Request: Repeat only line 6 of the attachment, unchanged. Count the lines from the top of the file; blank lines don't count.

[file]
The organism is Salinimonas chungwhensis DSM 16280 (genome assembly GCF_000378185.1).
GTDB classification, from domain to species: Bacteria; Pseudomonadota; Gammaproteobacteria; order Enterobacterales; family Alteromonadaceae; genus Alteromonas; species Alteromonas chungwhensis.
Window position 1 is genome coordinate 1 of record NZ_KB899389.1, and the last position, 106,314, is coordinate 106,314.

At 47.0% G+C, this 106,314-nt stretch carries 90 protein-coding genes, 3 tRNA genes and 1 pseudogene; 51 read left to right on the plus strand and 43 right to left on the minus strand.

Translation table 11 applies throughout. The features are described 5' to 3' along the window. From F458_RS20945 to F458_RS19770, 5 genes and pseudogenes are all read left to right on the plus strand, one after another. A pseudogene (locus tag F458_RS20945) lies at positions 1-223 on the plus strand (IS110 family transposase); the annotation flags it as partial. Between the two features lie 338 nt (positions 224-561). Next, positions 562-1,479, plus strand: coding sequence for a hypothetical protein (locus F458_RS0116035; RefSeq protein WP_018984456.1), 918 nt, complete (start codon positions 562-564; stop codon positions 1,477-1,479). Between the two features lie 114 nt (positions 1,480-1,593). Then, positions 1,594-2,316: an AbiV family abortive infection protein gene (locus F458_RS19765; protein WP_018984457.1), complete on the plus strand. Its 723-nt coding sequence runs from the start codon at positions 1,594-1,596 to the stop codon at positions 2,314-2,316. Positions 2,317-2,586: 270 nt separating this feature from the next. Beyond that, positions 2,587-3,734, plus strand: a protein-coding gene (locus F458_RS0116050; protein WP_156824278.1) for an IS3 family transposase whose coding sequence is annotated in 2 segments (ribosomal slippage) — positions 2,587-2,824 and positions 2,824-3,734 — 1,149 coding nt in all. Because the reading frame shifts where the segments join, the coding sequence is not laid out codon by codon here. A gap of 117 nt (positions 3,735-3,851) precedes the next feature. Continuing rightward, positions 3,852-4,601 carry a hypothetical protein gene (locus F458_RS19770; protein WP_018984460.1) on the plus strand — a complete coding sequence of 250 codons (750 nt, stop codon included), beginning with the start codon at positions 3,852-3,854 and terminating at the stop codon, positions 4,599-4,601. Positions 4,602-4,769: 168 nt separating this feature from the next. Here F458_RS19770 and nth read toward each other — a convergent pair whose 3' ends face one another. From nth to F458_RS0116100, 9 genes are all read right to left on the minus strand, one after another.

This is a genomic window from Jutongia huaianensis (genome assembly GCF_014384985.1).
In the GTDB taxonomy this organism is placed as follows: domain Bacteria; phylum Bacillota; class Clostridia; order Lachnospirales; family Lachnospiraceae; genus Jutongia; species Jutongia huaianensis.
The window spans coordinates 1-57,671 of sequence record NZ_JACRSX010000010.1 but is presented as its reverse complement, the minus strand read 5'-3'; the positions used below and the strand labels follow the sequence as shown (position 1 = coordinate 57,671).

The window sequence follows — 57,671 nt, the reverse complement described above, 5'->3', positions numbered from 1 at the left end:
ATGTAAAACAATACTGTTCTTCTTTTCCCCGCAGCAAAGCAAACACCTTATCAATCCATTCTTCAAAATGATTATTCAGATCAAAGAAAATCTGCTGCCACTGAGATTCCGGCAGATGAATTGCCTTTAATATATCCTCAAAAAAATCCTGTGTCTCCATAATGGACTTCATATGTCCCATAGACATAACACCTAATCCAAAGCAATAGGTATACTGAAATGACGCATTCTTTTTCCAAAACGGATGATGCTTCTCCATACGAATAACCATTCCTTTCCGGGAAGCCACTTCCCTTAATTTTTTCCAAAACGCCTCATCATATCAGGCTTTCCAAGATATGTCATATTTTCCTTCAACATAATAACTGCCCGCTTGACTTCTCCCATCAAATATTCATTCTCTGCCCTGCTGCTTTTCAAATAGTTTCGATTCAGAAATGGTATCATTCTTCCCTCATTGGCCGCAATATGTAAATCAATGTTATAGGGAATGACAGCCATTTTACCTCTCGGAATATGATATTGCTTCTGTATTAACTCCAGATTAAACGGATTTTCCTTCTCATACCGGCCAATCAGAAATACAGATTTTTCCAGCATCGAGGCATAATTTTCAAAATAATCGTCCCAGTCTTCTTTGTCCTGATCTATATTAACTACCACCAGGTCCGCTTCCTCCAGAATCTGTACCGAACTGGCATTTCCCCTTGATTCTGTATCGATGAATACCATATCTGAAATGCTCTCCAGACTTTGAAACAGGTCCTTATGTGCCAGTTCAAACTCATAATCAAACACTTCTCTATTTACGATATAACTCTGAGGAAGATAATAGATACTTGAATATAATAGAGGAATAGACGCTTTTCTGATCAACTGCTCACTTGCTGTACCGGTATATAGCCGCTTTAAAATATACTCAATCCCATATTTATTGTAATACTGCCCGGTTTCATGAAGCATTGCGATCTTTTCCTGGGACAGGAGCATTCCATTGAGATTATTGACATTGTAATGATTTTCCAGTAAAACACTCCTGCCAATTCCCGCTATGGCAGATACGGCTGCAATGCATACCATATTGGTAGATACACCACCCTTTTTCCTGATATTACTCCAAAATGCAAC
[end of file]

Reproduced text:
This is a genomic window from Jutongia huaianensis (genome assembly GCF_014384985.1).